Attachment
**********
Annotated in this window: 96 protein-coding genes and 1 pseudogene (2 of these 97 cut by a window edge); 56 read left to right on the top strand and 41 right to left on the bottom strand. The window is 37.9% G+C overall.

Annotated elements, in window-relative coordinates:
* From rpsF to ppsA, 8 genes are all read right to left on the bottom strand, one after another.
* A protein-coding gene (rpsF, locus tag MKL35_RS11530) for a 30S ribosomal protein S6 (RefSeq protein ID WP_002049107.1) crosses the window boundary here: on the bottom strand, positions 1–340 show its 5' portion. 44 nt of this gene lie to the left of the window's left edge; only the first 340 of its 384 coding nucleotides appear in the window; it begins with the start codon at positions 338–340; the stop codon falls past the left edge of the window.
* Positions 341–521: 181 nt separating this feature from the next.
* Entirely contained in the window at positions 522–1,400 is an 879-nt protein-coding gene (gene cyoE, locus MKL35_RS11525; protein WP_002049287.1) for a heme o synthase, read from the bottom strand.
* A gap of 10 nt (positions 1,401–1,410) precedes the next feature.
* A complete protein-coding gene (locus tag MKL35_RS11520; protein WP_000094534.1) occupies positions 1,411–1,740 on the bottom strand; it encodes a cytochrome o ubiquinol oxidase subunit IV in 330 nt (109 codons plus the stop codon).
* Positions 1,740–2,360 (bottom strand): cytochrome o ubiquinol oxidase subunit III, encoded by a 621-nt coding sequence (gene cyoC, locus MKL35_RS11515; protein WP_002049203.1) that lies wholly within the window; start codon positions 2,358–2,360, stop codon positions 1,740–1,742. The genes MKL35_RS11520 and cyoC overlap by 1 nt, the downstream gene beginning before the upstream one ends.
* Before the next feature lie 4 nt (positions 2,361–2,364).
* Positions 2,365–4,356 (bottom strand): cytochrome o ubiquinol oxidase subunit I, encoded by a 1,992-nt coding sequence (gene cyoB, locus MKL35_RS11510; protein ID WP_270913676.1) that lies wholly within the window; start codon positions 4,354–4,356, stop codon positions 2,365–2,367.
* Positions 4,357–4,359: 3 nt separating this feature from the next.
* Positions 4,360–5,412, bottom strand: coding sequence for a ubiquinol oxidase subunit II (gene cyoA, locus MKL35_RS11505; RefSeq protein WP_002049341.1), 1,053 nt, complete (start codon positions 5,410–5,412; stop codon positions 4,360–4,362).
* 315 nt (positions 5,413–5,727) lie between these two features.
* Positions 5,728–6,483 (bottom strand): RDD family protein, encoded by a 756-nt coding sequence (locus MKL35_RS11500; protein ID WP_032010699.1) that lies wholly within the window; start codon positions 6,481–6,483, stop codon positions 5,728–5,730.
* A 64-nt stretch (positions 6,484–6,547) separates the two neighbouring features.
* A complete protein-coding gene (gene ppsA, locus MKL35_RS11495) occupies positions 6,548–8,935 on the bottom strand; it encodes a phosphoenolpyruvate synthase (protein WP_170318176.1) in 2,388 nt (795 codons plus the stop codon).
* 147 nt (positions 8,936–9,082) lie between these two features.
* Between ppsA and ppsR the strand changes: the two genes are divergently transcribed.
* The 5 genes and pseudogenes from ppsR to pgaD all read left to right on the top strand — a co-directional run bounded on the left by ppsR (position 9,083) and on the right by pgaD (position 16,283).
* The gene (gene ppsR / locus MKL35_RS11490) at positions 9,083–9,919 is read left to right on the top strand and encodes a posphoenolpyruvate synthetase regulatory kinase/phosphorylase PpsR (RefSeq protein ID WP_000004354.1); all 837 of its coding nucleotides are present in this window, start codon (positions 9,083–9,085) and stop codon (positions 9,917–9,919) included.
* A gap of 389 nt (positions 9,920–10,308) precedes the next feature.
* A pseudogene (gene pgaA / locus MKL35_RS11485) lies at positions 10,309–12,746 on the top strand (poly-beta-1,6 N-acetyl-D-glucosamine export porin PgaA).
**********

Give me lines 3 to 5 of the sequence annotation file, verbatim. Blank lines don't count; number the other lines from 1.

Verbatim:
* From rpsF to ppsA, 8 genes are all read right to left on the bottom strand, one after another.
* A protein-coding gene (rpsF, locus tag MKL35_RS11530) for a 30S ribosomal protein S6 (RefSeq protein ID WP_002049107.1) crosses the window boundary here: on the bottom strand, positions 1–340 show its 5' portion. 44 nt of this gene lie to the left of the window's left edge; only the first 340 of its 384 coding nucleotides appear in the window; it begins with the start codon at positions 338–340; the stop codon falls past the left edge of the window.
* Positions 341–521: 181 nt separating this feature from the next.